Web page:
Actually, I wanted to be a teacher. I’ve always loved learning and this goal served me well from ages 5 to 15. Then, I suddenly realized that not everyone shared my passion for learning. I knew that to be a good teacher I would have to reach students who were disengaged, and that was just too far from my personal experience for me to be able to bridge the gap to be an effective teacher. Fortunately, soon after this revelation, I discovered psychology. My problem was solved! Who doesn’t want to learn about themselves? While we all know that it is quite a bit more complicated than teaching people about themselves, I have never regretted becoming a psychologist. To me, it is the most fascinating occupation that I can imagine.
NHPA, with its mission of promoting the advancement of psychology, has been a valuable part of my professional experience. I have been on the Board of Directors since 2007, and during the past decade I have seen NHPA go through various organizational changes, experimenting with different staffing models for our all-important administrative office. I am very excited about our current model of a half-time Executive Director (who has a master’s in nonprofit management) and a half-time Assistant Director (who has a master’s in social work). I think it is the right balance of skills at the right time, not only to continue to build on what previous Executive Directors have achieved, but to further promote the growth and development of NHPA.
We have many challenges facing our profession, our communities, our state, our nation, and the world. At times, the complexity of these issues can be overwhelming and disheartening. What gives me both hope and courage is realizing that I am not alone in facing these challenges. Innumerable times, after we have discussed a daunting problem, a fellow NHPA member has said, “You know, what we can do is ______.” Then I realize that there is an effective action that can be taken, and I am energized once more. This is essentially how we established the NH Board of Psychologists and how we are increasingly gaining a presence in state legislative actions, establishing a solid relationship with the insurance commission, and promoting psychology to the general public.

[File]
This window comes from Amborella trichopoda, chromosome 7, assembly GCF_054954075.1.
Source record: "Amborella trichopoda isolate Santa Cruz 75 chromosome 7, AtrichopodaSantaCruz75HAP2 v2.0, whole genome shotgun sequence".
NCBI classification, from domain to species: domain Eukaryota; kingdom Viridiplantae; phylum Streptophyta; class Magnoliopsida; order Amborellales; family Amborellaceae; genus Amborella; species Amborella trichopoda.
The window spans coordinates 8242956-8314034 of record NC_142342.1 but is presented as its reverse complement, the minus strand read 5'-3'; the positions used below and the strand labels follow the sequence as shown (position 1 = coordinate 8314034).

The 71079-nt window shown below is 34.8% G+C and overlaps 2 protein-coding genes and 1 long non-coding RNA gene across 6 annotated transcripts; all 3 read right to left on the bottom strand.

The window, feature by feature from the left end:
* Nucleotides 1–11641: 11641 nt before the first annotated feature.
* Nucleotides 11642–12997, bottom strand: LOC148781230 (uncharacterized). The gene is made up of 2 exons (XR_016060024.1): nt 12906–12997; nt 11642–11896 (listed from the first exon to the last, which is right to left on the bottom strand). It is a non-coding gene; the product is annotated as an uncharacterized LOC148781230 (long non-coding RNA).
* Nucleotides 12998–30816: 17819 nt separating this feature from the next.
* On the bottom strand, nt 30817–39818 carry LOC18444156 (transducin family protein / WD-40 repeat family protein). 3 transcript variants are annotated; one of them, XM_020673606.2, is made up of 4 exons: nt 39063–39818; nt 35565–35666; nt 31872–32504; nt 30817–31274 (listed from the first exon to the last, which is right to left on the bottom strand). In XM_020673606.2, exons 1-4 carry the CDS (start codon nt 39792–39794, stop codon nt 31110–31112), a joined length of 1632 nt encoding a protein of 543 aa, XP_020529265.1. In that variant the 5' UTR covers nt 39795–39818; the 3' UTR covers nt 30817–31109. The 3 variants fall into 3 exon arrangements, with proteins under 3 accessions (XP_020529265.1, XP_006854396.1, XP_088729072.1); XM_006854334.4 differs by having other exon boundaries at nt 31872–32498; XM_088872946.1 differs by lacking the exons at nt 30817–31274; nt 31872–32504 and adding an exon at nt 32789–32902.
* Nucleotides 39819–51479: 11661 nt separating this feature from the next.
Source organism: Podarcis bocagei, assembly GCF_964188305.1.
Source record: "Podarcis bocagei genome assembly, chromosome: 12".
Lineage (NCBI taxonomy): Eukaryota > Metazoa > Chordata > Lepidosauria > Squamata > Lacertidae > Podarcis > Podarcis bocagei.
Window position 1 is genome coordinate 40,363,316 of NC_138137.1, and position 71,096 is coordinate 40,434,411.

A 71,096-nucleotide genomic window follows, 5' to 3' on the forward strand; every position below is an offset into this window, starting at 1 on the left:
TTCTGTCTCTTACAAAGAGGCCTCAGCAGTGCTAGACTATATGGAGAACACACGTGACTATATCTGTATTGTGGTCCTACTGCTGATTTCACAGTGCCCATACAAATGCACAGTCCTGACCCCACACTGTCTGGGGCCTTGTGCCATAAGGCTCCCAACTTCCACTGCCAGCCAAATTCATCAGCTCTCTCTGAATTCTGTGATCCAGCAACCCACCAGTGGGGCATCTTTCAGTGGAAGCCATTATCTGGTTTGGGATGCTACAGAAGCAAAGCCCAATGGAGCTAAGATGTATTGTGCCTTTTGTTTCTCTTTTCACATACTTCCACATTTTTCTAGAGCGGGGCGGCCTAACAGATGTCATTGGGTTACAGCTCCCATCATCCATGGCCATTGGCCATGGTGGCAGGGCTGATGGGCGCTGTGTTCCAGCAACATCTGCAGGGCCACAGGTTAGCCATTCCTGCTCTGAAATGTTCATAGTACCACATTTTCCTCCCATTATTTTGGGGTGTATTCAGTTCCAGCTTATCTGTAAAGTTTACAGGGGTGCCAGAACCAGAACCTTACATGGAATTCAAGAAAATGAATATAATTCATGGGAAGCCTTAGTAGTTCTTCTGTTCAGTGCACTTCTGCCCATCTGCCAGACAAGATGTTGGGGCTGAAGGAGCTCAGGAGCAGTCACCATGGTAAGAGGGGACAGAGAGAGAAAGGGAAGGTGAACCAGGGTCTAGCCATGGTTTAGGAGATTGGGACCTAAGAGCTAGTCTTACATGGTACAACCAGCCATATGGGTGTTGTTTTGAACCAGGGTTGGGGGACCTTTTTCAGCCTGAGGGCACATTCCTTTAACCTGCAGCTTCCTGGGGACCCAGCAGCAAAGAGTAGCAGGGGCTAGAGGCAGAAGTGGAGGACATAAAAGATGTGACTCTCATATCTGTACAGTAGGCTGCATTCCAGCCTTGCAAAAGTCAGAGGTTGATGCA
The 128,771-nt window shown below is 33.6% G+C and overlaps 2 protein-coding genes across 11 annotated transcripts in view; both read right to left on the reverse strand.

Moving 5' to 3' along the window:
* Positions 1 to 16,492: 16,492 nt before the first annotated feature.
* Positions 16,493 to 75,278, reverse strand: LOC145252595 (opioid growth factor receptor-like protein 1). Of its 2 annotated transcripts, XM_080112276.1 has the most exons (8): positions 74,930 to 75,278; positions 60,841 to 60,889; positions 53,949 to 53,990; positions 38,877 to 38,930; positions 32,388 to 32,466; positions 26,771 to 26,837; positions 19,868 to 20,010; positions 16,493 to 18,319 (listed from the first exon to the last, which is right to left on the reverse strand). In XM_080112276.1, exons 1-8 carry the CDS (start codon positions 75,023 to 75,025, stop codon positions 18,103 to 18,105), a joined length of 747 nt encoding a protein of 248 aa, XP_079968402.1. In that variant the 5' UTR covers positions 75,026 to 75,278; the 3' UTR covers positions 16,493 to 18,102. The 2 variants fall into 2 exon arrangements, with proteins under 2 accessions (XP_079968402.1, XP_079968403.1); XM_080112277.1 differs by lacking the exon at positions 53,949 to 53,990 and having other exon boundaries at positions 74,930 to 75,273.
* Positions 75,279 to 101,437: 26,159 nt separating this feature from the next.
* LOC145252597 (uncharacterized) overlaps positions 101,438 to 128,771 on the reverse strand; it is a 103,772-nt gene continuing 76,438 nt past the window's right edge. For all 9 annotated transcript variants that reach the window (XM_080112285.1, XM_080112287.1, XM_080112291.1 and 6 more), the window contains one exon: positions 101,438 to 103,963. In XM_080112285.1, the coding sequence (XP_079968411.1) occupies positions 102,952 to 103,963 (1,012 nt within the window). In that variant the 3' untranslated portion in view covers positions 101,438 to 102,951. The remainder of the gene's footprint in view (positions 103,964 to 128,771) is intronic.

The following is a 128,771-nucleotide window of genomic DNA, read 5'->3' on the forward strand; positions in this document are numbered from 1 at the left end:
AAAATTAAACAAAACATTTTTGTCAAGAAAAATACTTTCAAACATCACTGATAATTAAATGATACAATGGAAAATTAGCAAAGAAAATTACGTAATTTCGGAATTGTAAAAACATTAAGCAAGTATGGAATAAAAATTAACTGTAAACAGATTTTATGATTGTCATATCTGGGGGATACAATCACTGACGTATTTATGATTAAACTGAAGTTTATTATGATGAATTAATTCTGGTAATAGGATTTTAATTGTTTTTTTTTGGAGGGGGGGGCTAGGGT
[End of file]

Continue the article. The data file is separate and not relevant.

Every small organization has to grapple with where to put their energy and resources. In the year ahead, my goal is to lead the NHPA Board to develop resources in two key areas, as they will have both immediate and long-term influences on psychological practice in NH:
1. Public policy. I believe that by further increasing our presence and offering our expertise, we can increase the visibility of NHPA and have a positive impact on both state and local issues. NH psychologists are in a unique position to understand the challenges of life in NH both from our clients’ perspectives and often as a small business owner as well. It seems to me that we should be a solid resource for the development and implementation of policies that affect delivering and receiving mental health treatment.
2. Technology. Technology is now a part of mental health treatment, whether we like it or not. From social media, to electronic medical records, and telemedicine, the field is changing rapidly, and keeping up with best practices can be a full-time job! I believe that now is the time for NHPA to step up and lead the way to help determine commonsense strategies so NH psychologists can navigate the challenges and ethically utilize the opportunities that technology presents.
In closing, I still love learning. I have also had many opportunities for teaching, both formally as an adjunct faculty member and informally in my interactions with clients and colleagues. My approach to any endeavor is highly collaborative, whether it is in my office, a meeting room, or a classroom. The way I describe it to new clients is: “You are the expert on your life; I have training and experience in psychology. Together, we will figure out what is working, and how to do more of what works. We will also figure out what is not working so well, and how to do less of that.” As NHPA President for 2018-2019, I am looking forward to working, and learning, together as we continue our mission of promoting psychology.
With warm regards to all,
Celia G. Oliver, Ph.D., Psy.D.
2018-2019 NHPA President